Everyone working in local news no doubt has been affected by this incident. While notes and gifts of condolences are being received at WDBJ7 in Roanoke, TV viewers in other markets might want to send their local station notes of appreciation for the job they are doing in bringing needed information to the public. That would be one good way to honor Alison and Adam.

 

Readers may email Cal Thomas at tcaeditors@tribpub.com

More in Opinion

The official ballot for the Aug. 16, 2022, Special General Election features ranked choice voting. (State of Alaska Division of Elections)
Voices of the Peninsula: Check out the ballot before you vote

This kind of ballot is not something you have seen before.

Former Gov. Bill Walker, right, and his running mate former commissioner of the Department of Labor and Workforce Development Heidi Drygas, speak to Juneauites gathered for a fundraiser at a private home in Juneau on Tuesday, June 7, 2022. (Peter Segall / Juneau Empire File)
Opinion: Why I’m voting for Walker

Walker is the only candidate with the potential to govern effectively for all Alaskans.

Nick Begich III campaign materials sit on tables ahead of a May 16 GOP debate held in Juneau. (Peter Segall / Juneau Empire File)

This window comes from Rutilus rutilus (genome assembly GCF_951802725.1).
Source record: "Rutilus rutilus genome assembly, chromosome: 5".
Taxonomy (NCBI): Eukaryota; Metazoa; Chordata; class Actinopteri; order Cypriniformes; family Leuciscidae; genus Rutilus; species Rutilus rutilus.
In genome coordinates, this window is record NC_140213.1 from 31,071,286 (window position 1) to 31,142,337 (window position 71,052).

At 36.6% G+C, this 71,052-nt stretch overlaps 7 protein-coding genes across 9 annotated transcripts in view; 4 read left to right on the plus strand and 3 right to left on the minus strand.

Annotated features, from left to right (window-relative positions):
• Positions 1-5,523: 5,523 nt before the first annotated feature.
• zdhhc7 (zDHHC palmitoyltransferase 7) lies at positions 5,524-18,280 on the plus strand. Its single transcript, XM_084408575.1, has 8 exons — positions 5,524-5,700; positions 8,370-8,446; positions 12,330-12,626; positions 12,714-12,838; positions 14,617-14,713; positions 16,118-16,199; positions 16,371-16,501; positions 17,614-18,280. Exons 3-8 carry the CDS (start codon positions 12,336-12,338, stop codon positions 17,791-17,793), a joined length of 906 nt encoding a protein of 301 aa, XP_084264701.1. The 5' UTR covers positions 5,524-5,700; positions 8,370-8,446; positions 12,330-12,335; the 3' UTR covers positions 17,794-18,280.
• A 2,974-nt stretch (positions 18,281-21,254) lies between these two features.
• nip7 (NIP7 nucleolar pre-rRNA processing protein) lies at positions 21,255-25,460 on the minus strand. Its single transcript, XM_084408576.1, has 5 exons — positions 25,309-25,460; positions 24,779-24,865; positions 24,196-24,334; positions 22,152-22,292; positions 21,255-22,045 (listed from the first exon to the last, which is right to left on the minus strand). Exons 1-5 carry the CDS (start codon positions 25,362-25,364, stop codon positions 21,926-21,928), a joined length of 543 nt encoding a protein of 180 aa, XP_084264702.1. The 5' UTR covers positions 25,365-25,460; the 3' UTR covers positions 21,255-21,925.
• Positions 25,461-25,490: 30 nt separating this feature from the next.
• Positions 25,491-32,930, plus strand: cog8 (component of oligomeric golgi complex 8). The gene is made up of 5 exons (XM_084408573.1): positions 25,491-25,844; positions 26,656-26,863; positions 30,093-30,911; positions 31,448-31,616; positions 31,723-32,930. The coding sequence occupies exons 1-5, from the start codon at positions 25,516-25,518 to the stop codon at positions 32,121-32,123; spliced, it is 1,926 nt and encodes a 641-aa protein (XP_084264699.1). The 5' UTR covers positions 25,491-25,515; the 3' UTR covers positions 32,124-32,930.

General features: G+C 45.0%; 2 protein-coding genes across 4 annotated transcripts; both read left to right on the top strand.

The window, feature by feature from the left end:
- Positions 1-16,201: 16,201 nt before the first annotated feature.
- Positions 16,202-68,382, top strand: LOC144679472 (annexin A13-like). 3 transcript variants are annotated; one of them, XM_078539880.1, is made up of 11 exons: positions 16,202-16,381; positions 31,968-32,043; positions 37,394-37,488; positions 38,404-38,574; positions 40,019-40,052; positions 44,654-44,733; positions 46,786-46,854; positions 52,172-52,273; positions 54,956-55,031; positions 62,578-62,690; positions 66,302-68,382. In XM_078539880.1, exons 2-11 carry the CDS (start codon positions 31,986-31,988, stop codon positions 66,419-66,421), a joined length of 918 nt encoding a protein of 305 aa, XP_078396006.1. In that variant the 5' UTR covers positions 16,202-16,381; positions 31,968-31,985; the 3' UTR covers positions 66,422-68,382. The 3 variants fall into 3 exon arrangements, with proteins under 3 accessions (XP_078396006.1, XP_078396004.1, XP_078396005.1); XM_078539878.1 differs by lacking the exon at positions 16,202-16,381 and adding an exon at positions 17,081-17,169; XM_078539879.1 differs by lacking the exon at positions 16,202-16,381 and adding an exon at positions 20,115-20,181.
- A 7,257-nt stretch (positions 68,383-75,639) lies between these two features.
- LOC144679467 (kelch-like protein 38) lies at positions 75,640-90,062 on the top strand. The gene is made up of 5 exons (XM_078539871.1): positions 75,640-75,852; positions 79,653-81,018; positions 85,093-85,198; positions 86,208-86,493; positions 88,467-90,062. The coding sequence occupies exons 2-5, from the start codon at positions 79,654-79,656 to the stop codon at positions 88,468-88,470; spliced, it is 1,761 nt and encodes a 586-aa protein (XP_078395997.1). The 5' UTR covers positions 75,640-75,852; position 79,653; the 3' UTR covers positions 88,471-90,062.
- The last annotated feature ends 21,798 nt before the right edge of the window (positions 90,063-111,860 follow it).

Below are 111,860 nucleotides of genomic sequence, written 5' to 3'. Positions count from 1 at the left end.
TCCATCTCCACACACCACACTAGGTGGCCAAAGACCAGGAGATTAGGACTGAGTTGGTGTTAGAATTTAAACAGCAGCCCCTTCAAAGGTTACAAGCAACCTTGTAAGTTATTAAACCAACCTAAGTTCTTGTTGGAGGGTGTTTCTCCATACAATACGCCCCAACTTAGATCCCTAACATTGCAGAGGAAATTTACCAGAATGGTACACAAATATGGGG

Opinion: Nick Begich is who Alaska and America need now

It is in Alaska’s best interest to elect a member of the Republican party

State Sen. Josh Revak (Photo provided)
The time has come to end Big Tech’s rule

The hope is that the bipartisan American Innovation and Choice Online Act (S. 2992) will come to the Senate floor for a vote

Michael Heimbuch attends a memorial service for the late Drew Scalzi on Aug. 5, 2005, at the Seafarers Memorial on the Homer Spit in Homer, Alaska. (Photo by Michael Armstrong/Homer News)
Point of View: King salmon: The clash of culture and science

People do some pretty awful things to king salmon stocks

Lieutenant governor candidate Edie Grunwald speaks at a Charlie Pierce campaign event at Paradisos restaurant in Kenai on Saturday, March 5, 2022. (Camille Botello/Peninsula Clarion)
Election Integrity: An Alaskan question with an Alaskan answer

A needless round of feel-good meetings and what-if conversations will be a thing of the past

This photo shows the University of Alaska Southeast campus in Juneau. (Jonson Kuhn / Juneau Empire File)
Opinion: I’m a longtime educator, and I’m supporting Walker/Drygas

The issues our state faces are significant with regard to education.

The offical ballot for the Aug. 16, 2022, Special General Election features ranked choice voting. (State of Alaska Divison of Elections)
Opinion: Alaskans deserve an election system that represents our differences

The new system’s goal is to make this election cycle transparent, secure and easy for all Alaskans to vote

Larry Persily (Peninsula Clarion file)
Opinion: Congress could keep health insurance costs from rising, but it has to act fast

The cost of health insurance will rise substantially next year for about 13 million Americans

Most Read